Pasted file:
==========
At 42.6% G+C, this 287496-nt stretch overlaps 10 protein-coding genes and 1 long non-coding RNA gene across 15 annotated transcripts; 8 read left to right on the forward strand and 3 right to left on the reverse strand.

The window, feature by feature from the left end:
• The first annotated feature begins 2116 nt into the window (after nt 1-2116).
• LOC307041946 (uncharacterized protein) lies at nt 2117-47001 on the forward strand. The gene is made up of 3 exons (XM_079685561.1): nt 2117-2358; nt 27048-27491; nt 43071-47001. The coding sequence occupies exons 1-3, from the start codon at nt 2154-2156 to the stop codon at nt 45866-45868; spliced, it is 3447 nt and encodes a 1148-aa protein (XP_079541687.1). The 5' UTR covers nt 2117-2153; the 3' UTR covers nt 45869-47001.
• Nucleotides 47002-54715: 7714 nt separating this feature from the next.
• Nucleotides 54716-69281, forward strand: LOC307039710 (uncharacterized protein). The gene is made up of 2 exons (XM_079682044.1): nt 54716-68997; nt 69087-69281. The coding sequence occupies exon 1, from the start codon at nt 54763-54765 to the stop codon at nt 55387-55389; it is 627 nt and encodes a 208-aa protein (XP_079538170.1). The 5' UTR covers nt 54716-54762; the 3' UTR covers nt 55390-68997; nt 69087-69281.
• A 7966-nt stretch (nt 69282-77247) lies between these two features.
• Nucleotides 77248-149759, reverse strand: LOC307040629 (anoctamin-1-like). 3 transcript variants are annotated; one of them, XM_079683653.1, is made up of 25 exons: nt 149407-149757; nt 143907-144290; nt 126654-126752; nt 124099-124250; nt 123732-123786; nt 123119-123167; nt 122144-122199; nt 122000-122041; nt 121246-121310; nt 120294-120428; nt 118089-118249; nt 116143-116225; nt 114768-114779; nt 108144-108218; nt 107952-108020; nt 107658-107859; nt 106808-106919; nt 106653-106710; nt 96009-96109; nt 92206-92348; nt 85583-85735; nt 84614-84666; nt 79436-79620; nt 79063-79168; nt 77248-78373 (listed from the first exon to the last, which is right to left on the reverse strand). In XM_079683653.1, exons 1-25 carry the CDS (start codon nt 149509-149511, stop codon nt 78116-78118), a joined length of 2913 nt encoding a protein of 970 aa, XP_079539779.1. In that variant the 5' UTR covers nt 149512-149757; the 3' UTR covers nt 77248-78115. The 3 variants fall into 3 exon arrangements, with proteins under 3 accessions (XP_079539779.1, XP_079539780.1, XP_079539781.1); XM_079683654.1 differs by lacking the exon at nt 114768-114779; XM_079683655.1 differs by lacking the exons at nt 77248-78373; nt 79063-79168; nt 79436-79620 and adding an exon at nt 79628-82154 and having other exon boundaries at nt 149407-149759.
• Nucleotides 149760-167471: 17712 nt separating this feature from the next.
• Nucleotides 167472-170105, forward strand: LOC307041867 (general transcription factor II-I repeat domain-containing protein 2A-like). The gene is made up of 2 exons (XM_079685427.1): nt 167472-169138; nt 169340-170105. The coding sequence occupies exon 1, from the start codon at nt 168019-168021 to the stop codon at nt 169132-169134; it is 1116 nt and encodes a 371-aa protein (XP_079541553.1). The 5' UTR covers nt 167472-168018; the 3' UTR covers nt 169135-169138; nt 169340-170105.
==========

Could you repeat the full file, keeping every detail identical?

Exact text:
At 42.6% G+C, this 287496-nt stretch overlaps 10 protein-coding genes and 1 long non-coding RNA gene across 15 annotated transcripts; 8 read left to right on the forward strand and 3 right to left on the reverse strand.

The window, feature by feature from the left end:
• The first annotated feature begins 2116 nt into the window (after nt 1-2116).
• LOC307041946 (uncharacterized protein) lies at nt 2117-47001 on the forward strand. The gene is made up of 3 exons (XM_079685561.1): nt 2117-2358; nt 27048-27491; nt 43071-47001. The coding sequence occupies exons 1-3, from the start codon at nt 2154-2156 to the stop codon at nt 45866-45868; spliced, it is 3447 nt and encodes a 1148-aa protein (XP_079541687.1). The 5' UTR covers nt 2117-2153; the 3' UTR covers nt 45869-47001.
• Nucleotides 47002-54715: 7714 nt separating this feature from the next.
• Nucleotides 54716-69281, forward strand: LOC307039710 (uncharacterized protein). The gene is made up of 2 exons (XM_079682044.1): nt 54716-68997; nt 69087-69281. The coding sequence occupies exon 1, from the start codon at nt 54763-54765 to the stop codon at nt 55387-55389; it is 627 nt and encodes a 208-aa protein (XP_079538170.1). The 5' UTR covers nt 54716-54762; the 3' UTR covers nt 55390-68997; nt 69087-69281.
• A 7966-nt stretch (nt 69282-77247) lies between these two features.
• Nucleotides 77248-149759, reverse strand: LOC307040629 (anoctamin-1-like). 3 transcript variants are annotated; one of them, XM_079683653.1, is made up of 25 exons: nt 149407-149757; nt 143907-144290; nt 126654-126752; nt 124099-124250; nt 123732-123786; nt 123119-123167; nt 122144-122199; nt 122000-122041; nt 121246-121310; nt 120294-120428; nt 118089-118249; nt 116143-116225; nt 114768-114779; nt 108144-108218; nt 107952-108020; nt 107658-107859; nt 106808-106919; nt 106653-106710; nt 96009-96109; nt 92206-92348; nt 85583-85735; nt 84614-84666; nt 79436-79620; nt 79063-79168; nt 77248-78373 (listed from the first exon to the last, which is right to left on the reverse strand). In XM_079683653.1, exons 1-25 carry the CDS (start codon nt 149509-149511, stop codon nt 78116-78118), a joined length of 2913 nt encoding a protein of 970 aa, XP_079539779.1. In that variant the 5' UTR covers nt 149512-149757; the 3' UTR covers nt 77248-78115. The 3 variants fall into 3 exon arrangements, with proteins under 3 accessions (XP_079539779.1, XP_079539780.1, XP_079539781.1); XM_079683654.1 differs by lacking the exon at nt 114768-114779; XM_079683655.1 differs by lacking the exons at nt 77248-78373; nt 79063-79168; nt 79436-79620 and adding an exon at nt 79628-82154 and having other exon boundaries at nt 149407-149759.
• Nucleotides 149760-167471: 17712 nt separating this feature from the next.
• Nucleotides 167472-170105, forward strand: LOC307041867 (general transcription factor II-I repeat domain-containing protein 2A-like). The gene is made up of 2 exons (XM_079685427.1): nt 167472-169138; nt 169340-170105. The coding sequence occupies exon 1, from the start codon at nt 168019-168021 to the stop codon at nt 169132-169134; it is 1116 nt and encodes a 371-aa protein (XP_079541553.1). The 5' UTR covers nt 167472-168018; the 3' UTR covers nt 169135-169138; nt 169340-170105.